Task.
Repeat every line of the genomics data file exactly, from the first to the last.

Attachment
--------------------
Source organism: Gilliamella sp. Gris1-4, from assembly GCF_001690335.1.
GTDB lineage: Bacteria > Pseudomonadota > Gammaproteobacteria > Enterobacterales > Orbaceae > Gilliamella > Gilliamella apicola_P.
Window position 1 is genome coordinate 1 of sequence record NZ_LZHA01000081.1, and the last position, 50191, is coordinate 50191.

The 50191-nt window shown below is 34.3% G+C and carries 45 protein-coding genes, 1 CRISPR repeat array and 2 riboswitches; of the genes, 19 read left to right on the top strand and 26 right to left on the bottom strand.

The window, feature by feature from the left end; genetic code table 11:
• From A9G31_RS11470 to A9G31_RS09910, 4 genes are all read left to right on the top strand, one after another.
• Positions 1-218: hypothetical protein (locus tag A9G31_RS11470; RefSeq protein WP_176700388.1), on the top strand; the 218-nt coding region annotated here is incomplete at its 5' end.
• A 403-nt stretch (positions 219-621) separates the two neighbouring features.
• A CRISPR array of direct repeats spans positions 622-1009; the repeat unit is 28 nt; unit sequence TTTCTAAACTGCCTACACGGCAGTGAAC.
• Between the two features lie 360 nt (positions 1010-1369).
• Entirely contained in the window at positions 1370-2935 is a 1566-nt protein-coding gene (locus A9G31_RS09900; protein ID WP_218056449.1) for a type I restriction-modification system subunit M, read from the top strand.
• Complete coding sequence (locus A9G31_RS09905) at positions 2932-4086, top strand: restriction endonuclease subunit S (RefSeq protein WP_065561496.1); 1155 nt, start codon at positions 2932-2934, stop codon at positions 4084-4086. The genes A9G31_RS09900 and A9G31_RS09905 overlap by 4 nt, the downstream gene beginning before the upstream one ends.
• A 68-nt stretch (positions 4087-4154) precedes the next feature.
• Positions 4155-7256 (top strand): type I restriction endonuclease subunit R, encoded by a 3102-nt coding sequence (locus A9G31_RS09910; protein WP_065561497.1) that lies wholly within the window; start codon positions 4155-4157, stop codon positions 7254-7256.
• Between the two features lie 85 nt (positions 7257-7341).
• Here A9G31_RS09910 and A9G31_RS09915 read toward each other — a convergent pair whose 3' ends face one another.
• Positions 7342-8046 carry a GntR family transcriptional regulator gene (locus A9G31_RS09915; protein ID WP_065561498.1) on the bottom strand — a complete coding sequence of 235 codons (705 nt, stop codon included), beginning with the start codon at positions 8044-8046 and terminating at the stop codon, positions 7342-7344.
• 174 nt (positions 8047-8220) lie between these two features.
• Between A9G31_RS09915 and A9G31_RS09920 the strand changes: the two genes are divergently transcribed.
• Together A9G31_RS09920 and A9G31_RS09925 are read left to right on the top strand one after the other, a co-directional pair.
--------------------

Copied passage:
Source organism: Gilliamella sp. Gris1-4, from assembly GCF_001690335.1.
GTDB lineage: Bacteria > Pseudomonadota > Gammaproteobacteria > Enterobacterales > Orbaceae > Gilliamella > Gilliamella apicola_P.
Window position 1 is genome coordinate 1 of sequence record NZ_LZHA01000081.1, and the last position, 50191, is coordinate 50191.

The 50191-nt window shown below is 34.3% G+C and carries 45 protein-coding genes, 1 CRISPR repeat array and 2 riboswitches; of the genes, 19 read left to right on the top strand and 26 right to left on the bottom strand.

The window, feature by feature from the left end; genetic code table 11:
• From A9G31_RS11470 to A9G31_RS09910, 4 genes are all read left to right on the top strand, one after another.
• Positions 1-218: hypothetical protein (locus tag A9G31_RS11470; RefSeq protein WP_176700388.1), on the top strand; the 218-nt coding region annotated here is incomplete at its 5' end.
• A 403-nt stretch (positions 219-621) separates the two neighbouring features.
• A CRISPR array of direct repeats spans positions 622-1009; the repeat unit is 28 nt; unit sequence TTTCTAAACTGCCTACACGGCAGTGAAC.
• Between the two features lie 360 nt (positions 1010-1369).
• Entirely contained in the window at positions 1370-2935 is a 1566-nt protein-coding gene (locus A9G31_RS09900; protein ID WP_218056449.1) for a type I restriction-modification system subunit M, read from the top strand.
• Complete coding sequence (locus A9G31_RS09905) at positions 2932-4086, top strand: restriction endonuclease subunit S (RefSeq protein WP_065561496.1); 1155 nt, start codon at positions 2932-2934, stop codon at positions 4084-4086. The genes A9G31_RS09900 and A9G31_RS09905 overlap by 4 nt, the downstream gene beginning before the upstream one ends.
• A 68-nt stretch (positions 4087-4154) precedes the next feature.
• Positions 4155-7256 (top strand): type I restriction endonuclease subunit R, encoded by a 3102-nt coding sequence (locus A9G31_RS09910; protein WP_065561497.1) that lies wholly within the window; start codon positions 4155-4157, stop codon positions 7254-7256.
• Between the two features lie 85 nt (positions 7257-7341).
• Here A9G31_RS09910 and A9G31_RS09915 read toward each other — a convergent pair whose 3' ends face one another.
• Positions 7342-8046 carry a GntR family transcriptional regulator gene (locus A9G31_RS09915; protein ID WP_065561498.1) on the bottom strand — a complete coding sequence of 235 codons (705 nt, stop codon included), beginning with the start codon at positions 8044-8046 and terminating at the stop codon, positions 7342-7344.
• 174 nt (positions 8047-8220) lie between these two features.
• Between A9G31_RS09915 and A9G31_RS09920 the strand changes: the two genes are divergently transcribed.
• Together A9G31_RS09920 and A9G31_RS09925 are read left to right on the top strand one after the other, a co-directional pair.